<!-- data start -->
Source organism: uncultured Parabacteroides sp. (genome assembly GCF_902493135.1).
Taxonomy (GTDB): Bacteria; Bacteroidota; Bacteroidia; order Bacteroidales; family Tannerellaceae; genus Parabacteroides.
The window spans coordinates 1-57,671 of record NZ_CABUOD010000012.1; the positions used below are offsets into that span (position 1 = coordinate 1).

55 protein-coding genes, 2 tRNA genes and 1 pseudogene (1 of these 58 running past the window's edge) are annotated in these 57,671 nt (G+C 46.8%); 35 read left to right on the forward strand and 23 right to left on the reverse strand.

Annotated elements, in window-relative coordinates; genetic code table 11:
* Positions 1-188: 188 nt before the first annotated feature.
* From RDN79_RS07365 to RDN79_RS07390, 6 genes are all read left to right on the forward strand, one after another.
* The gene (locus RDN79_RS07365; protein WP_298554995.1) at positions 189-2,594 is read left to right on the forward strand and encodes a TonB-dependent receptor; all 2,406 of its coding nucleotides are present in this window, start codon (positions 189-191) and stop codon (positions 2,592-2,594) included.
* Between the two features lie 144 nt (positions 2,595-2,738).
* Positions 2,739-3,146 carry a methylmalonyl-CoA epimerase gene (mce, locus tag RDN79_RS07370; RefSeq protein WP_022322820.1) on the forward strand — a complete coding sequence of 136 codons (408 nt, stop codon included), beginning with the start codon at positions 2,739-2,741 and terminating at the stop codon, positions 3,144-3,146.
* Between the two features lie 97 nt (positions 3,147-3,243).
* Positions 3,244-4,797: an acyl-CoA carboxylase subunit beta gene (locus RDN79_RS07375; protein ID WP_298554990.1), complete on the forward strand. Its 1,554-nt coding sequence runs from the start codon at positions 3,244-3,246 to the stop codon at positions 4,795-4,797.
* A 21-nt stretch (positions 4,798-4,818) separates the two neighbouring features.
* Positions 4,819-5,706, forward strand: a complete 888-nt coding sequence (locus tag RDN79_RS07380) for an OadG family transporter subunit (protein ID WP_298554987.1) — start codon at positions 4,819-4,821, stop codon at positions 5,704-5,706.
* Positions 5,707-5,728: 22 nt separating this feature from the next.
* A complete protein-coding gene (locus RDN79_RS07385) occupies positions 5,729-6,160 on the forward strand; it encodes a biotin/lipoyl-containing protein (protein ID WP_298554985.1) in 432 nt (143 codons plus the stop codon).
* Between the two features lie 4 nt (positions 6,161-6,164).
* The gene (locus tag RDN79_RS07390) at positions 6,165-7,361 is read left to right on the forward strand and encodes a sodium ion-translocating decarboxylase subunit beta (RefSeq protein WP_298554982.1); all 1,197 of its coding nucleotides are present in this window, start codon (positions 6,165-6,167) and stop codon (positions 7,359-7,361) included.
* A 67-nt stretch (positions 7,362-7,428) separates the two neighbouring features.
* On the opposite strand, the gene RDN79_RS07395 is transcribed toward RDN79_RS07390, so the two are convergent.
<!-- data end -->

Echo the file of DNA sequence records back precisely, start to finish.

Source organism: uncultured Parabacteroides sp. (genome assembly GCF_902493135.1).
Taxonomy (GTDB): Bacteria; Bacteroidota; Bacteroidia; order Bacteroidales; family Tannerellaceae; genus Parabacteroides.
The window spans coordinates 1-57,671 of record NZ_CABUOD010000012.1; the positions used below are offsets into that span (position 1 = coordinate 1).

55 protein-coding genes, 2 tRNA genes and 1 pseudogene (1 of these 58 running past the window's edge) are annotated in these 57,671 nt (G+C 46.8%); 35 read left to right on the forward strand and 23 right to left on the reverse strand.

Annotated elements, in window-relative coordinates; genetic code table 11:
* Positions 1-188: 188 nt before the first annotated feature.
* From RDN79_RS07365 to RDN79_RS07390, 6 genes are all read left to right on the forward strand, one after another.
* The gene (locus RDN79_RS07365; protein WP_298554995.1) at positions 189-2,594 is read left to right on the forward strand and encodes a TonB-dependent receptor; all 2,406 of its coding nucleotides are present in this window, start codon (positions 189-191) and stop codon (positions 2,592-2,594) included.
* Between the two features lie 144 nt (positions 2,595-2,738).
* Positions 2,739-3,146 carry a methylmalonyl-CoA epimerase gene (mce, locus tag RDN79_RS07370; RefSeq protein WP_022322820.1) on the forward strand — a complete coding sequence of 136 codons (408 nt, stop codon included), beginning with the start codon at positions 2,739-2,741 and terminating at the stop codon, positions 3,144-3,146.
* Between the two features lie 97 nt (positions 3,147-3,243).
* Positions 3,244-4,797: an acyl-CoA carboxylase subunit beta gene (locus RDN79_RS07375; protein ID WP_298554990.1), complete on the forward strand. Its 1,554-nt coding sequence runs from the start codon at positions 3,244-3,246 to the stop codon at positions 4,795-4,797.
* A 21-nt stretch (positions 4,798-4,818) separates the two neighbouring features.
* Positions 4,819-5,706, forward strand: a complete 888-nt coding sequence (locus tag RDN79_RS07380) for an OadG family transporter subunit (protein ID WP_298554987.1) — start codon at positions 4,819-4,821, stop codon at positions 5,704-5,706.
* Positions 5,707-5,728: 22 nt separating this feature from the next.
* A complete protein-coding gene (locus RDN79_RS07385) occupies positions 5,729-6,160 on the forward strand; it encodes a biotin/lipoyl-containing protein (protein ID WP_298554985.1) in 432 nt (143 codons plus the stop codon).
* Between the two features lie 4 nt (positions 6,161-6,164).
* The gene (locus tag RDN79_RS07390) at positions 6,165-7,361 is read left to right on the forward strand and encodes a sodium ion-translocating decarboxylase subunit beta (RefSeq protein WP_298554982.1); all 1,197 of its coding nucleotides are present in this window, start codon (positions 6,165-6,167) and stop codon (positions 7,359-7,361) included.
* A 67-nt stretch (positions 7,362-7,428) separates the two neighbouring features.
* On the opposite strand, the gene RDN79_RS07395 is transcribed toward RDN79_RS07390, so the two are convergent.